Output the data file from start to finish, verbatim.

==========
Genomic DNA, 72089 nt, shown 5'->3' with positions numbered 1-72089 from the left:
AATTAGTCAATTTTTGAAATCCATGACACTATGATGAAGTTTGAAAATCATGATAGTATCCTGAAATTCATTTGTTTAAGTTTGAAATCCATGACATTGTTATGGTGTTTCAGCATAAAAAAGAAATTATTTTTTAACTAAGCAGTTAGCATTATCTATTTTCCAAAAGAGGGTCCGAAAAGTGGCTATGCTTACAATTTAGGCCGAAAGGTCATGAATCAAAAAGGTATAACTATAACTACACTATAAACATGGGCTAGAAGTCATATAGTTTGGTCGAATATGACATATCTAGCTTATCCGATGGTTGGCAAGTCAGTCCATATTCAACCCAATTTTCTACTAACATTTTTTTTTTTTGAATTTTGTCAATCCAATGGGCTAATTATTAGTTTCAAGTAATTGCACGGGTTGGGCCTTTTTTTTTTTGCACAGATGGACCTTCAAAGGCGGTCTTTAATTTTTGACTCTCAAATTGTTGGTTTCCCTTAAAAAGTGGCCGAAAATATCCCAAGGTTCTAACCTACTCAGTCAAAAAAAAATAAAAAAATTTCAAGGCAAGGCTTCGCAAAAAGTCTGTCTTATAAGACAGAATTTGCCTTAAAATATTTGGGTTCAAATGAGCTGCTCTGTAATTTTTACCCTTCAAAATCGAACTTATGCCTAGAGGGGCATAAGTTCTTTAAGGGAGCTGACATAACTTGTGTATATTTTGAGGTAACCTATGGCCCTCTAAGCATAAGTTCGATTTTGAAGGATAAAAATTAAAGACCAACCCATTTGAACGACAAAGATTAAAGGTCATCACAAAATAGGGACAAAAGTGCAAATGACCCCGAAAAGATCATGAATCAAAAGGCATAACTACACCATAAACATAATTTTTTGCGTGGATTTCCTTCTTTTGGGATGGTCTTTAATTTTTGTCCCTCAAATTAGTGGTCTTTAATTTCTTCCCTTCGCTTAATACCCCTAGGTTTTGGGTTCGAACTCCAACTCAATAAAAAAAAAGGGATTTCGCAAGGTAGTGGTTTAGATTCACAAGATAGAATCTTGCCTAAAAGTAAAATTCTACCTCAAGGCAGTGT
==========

Genomic DNA, 72089 nt, shown 5'->3' with positions numbered 1-72089 from the left:
AATTAGTCAATTTTTGAAATCCATGACACTATGATGAAGTTTGAAAATCATGATAGTATCCTGAAATTCATTTGTTTAAGTTTGAAATCCATGACATTGTTATGGTGTTTCAGCATAAAAAAGAAATTATTTTTTAACTAAGCAGTTAGCATTATCTATTTTCCAAAAGAGGGTCCGAAAAGTGGCTATGCTTACAATTTAGGCCGAAAGGTCATGAATCAAAAAGGTATAACTATAACTACACTATAAACATGGGCTAGAAGTCATATAGTTTGGTCGAATATGACATATCTAGCTTATCCGATGGTTGGCAAGTCAGTCCATATTCAACCCAATTTTCTACTAACATTTTTTTTTTTTGAATTTTGTCAATCCAATGGGCTAATTATTAGTTTCAAGTAATTGCACGGGTTGGGCCTTTTTTTTTTTGCACAGATGGACCTTCAAAGGCGGTCTTTAATTTTTGACTCTCAAATTGTTGGTTTCCCTTAAAAAGTGGCCGAAAATATCCCAAGGTTCTAACCTACTCAGTCAAAAAAAAATAAAAAAATTTCAAGGCAAGGCTTCGCAAAAAGTCTGTCTTATAAGACAGAATTTGCCTTAAAATATTTGGGTTCAAATGAGCTGCTCTGTAATTTTTACCCTTCAAAATCGAACTTATGCCTAGAGGGGCATAAGTTCTTTAAGGGAGCTGACATAACTTGTGTATATTTTGAGGTAACCTATGGCCCTCTAAGCATAAGTTCGATTTTGAAGGATAAAAATTAAAGACCAACCCATTTGAACGACAAAGATTAAAGGTCATCACAAAATAGGGACAAAAGTGCAAATGACCCCGAAAAGATCATGAATCAAAAGGCATAACTACACCATAAACATAATTTTTTGCGTGGATTTCCTTCTTTTGGGATGGTCTTTAATTTTTGTCCCTCAAATTAGTGGTCTTTAATTTCTTCCCTTCGCTTAATACCCCTAGGTTTTGGGTTCGAACTCCAACTCAATAAAAAAAAAGGGATTTCGCAAGGTAGTGGTTTAGATTCACAAGATAGAATCTTGCCTAAAAGTAAAATTCTACCTCAAGGCAGTGT